How long have Louise Gold und die Herren Quartz been playing together?
For three and a half years. We started out playing just Swing standards to earn money. Now, we write our own songs. We concentrated on the 30’s and 40’s first but we’ve since then widened the spectrum considerably. Besides the classics, we also play pop songs from the 40’s that Hans Quartz has composed. We have a small band with a double bass, trombone and guitar and myself as the lead singer. We also have a six-person band with a pianist and a drummer and a big band with eleven people.
The recordings for your first album originated in a special studio.
The studio is called Lightning Recorders and it’s located in Rummelsburg near the former GDR – Rundfunkanstalt on Nalepastraße. The studio’s owners love 50’s music and bought all-original equipment like the RCA microphones that Billie Holiday used to record her songs with. If you record a song using those microphones, you can hear even the tiniest noise, every grain of dust, the softest little feather. It’s amazing. But the best thing about working in this studio is that the band records every song together. Normally, a singer will sing his or her audio track over recorded background music. But here, we all record together at the same time. I found it irritating at first but I’ve grown to love it because the sound just gets this wonderfully lively note to it. And there’s hardly any editing to do later.
How did you come up with your new songs?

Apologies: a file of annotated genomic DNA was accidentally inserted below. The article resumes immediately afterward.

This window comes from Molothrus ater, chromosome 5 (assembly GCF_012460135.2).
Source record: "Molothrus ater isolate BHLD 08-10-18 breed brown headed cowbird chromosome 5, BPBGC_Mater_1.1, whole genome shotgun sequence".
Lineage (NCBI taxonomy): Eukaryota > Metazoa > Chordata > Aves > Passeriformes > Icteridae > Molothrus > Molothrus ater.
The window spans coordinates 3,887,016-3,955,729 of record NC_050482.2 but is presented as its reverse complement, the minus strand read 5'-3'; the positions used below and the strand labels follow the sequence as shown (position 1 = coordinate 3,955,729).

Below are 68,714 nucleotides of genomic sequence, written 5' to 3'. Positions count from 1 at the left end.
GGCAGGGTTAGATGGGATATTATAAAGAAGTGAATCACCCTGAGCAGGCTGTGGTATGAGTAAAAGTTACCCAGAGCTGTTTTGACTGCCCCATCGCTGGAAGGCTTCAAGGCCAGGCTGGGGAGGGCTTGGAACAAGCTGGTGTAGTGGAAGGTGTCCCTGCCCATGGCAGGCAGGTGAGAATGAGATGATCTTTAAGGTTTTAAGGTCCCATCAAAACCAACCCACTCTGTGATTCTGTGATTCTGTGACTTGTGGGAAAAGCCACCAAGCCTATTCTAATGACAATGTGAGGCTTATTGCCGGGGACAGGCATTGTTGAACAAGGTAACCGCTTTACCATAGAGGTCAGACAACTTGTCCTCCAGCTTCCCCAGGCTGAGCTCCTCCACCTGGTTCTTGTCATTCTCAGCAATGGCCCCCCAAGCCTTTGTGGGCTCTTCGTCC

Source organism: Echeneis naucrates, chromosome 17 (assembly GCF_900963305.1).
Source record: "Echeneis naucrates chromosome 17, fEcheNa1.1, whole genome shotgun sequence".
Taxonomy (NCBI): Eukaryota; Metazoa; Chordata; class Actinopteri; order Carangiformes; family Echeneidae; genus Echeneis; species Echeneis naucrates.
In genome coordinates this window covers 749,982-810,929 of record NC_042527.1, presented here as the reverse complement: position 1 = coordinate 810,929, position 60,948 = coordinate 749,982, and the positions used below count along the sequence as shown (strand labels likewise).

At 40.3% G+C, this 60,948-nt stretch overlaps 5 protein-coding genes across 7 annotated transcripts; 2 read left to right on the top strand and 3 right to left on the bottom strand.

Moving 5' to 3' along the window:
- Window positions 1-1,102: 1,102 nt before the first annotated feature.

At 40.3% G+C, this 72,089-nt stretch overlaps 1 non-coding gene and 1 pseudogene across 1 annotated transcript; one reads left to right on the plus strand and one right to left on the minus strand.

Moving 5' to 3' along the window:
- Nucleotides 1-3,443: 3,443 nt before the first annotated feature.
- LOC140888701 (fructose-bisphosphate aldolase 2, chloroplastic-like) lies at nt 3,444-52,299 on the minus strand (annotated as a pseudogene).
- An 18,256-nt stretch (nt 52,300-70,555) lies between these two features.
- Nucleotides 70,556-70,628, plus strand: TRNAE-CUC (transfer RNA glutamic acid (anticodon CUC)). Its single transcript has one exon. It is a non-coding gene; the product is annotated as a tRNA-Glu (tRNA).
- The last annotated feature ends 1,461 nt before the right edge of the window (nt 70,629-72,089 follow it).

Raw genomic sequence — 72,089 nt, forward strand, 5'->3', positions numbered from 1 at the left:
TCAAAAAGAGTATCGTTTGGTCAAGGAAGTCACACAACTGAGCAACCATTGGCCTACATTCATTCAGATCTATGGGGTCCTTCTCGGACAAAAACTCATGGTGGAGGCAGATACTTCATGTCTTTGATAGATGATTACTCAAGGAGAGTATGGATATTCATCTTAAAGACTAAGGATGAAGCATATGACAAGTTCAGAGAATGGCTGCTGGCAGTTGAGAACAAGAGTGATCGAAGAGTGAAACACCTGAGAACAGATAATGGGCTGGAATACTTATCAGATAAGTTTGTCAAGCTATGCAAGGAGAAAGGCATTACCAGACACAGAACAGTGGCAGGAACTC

I write the lyrics first and then the music. Lyrics are extremely important to me, basically, they’re the most important aspect. “Boys are Heroes”, for example, is about observations I made while hiking in the Alps.
What did you observe in the Alps?
You might have heard of the two boys that wanted to climb the Eiger-Nordwand in the 1930’s? Well, only one of them made it. The other one died. My song tells their story. It’s set in an idyllic little mountain village. Two young climbers set out to the mountain, they have two girls waiting for them at home. But only one of the boys returns. It’s actually a pretty current topic. When I traveled to Schnalstal in Südtirol, I noticed that men there think very differently than men in Berlin – it fascinated me. They’re so charming and chivalrous but on the other hand there’s a very morbid mood amongst climbers. Some are very bold and go on their tours with very bad equipment. Accidents are no rarity. In many of the mountain cabins you will find little memorial cards for those climbers that crashed. They’re heroes in the eyes of the local population. I was fascinated by this distinct understanding of heroism and I let that experience flow into the song “Boys are Heroes.” It’s almost a didactic piece, sort of like a fairy tale or a legend, with many metaphors and lots of imagery. The boy who crashes. His mourning father. The crying girl.
How do you turn these images into a song?
The “Boys are Heroes” hookline popped into my head almost immediately. When I’ve found the melody to a group of lyrics, I look for a fitting chord. Then, I try to think about what will happen next. If I’m sleeping, the song will keep playing in my head, as if my brain wants to keep working on it by itself. Sometimes it takes a couple of days until the song is ready, sometimes I get it done much faster.
How does Berlin treat its musicians?
We play a lot of Clubs, but we also play corporate events like company parties or at weddings. The good part about being a jazz musician is that you always get a lot of gigs. Single concerts won’t bring in that much money, but you always have a lot of places to play. Berlin is crazy about swing right now, even clubs like Kater Holzig are hosting regular swing events. I think it’s because this type of music and the dancing that goes with it is more communicative than the usual fidgeting around you see in most clubs. And swing has a very special sound. It’s very cheerful and very elegant.
(Interview: Oliver Burgard)